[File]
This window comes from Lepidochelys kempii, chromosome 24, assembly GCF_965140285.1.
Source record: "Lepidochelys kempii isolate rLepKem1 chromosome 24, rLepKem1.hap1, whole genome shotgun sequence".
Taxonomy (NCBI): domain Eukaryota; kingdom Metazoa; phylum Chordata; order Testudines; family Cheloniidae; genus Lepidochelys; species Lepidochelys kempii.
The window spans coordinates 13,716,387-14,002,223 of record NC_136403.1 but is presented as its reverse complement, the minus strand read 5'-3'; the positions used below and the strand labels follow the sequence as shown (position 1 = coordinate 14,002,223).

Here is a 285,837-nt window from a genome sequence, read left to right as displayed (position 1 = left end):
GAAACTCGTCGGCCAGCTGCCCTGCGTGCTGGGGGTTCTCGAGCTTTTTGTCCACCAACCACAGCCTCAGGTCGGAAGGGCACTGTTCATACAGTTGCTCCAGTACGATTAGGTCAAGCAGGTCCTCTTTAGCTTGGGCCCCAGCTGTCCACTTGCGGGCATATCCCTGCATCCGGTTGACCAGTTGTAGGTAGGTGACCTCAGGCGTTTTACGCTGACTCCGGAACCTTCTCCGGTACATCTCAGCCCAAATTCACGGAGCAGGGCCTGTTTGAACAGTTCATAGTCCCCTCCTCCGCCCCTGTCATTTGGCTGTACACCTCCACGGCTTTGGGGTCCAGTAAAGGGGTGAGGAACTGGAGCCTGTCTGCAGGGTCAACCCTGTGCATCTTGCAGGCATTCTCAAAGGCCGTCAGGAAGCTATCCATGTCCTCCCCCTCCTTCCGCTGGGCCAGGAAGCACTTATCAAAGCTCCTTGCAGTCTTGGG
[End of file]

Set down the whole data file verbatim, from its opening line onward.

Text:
This window comes from Lepidochelys kempii, chromosome 24, assembly GCF_965140285.1.
Source record: "Lepidochelys kempii isolate rLepKem1 chromosome 24, rLepKem1.hap1, whole genome shotgun sequence".
Taxonomy (NCBI): domain Eukaryota; kingdom Metazoa; phylum Chordata; order Testudines; family Cheloniidae; genus Lepidochelys; species Lepidochelys kempii.
The window spans coordinates 13,716,387-14,002,223 of record NC_136403.1 but is presented as its reverse complement, the minus strand read 5'-3'; the positions used below and the strand labels follow the sequence as shown (position 1 = coordinate 14,002,223).

Here is a 285,837-nt window from a genome sequence, read left to right as displayed (position 1 = left end):
GAAACTCGTCGGCCAGCTGCCCTGCGTGCTGGGGGTTCTCGAGCTTTTTGTCCACCAACCACAGCCTCAGGTCGGAAGGGCACTGTTCATACAGTTGCTCCAGTACGATTAGGTCAAGCAGGTCCTCTTTAGCTTGGGCCCCAGCTGTCCACTTGCGGGCATATCCCTGCATCCGGTTGACCAGTTGTAGGTAGGTGACCTCAGGCGTTTTACGCTGACTCCGGAACCTTCTCCGGTACATCTCAGCCCAAATTCACGGAGCAGGGCCTGTTTGAACAGTTCATAGTCCCCTCCTCCGCCCCTGTCATTTGGCTGTACACCTCCACGGCTTTGGGGTCCAGTAAAGGGGTGAGGAACTGGAGCCTGTCTGCAGGGTCAACCCTGTGCATCTTGCAGGCATTCTCAAAGGCCGTCAGGAAGCTATCCATGTCCTCCCCCTCCTTCCGCTGGGCCAGGAAGCACTTATCAAAGCTCCTTGCAGTCTTGGG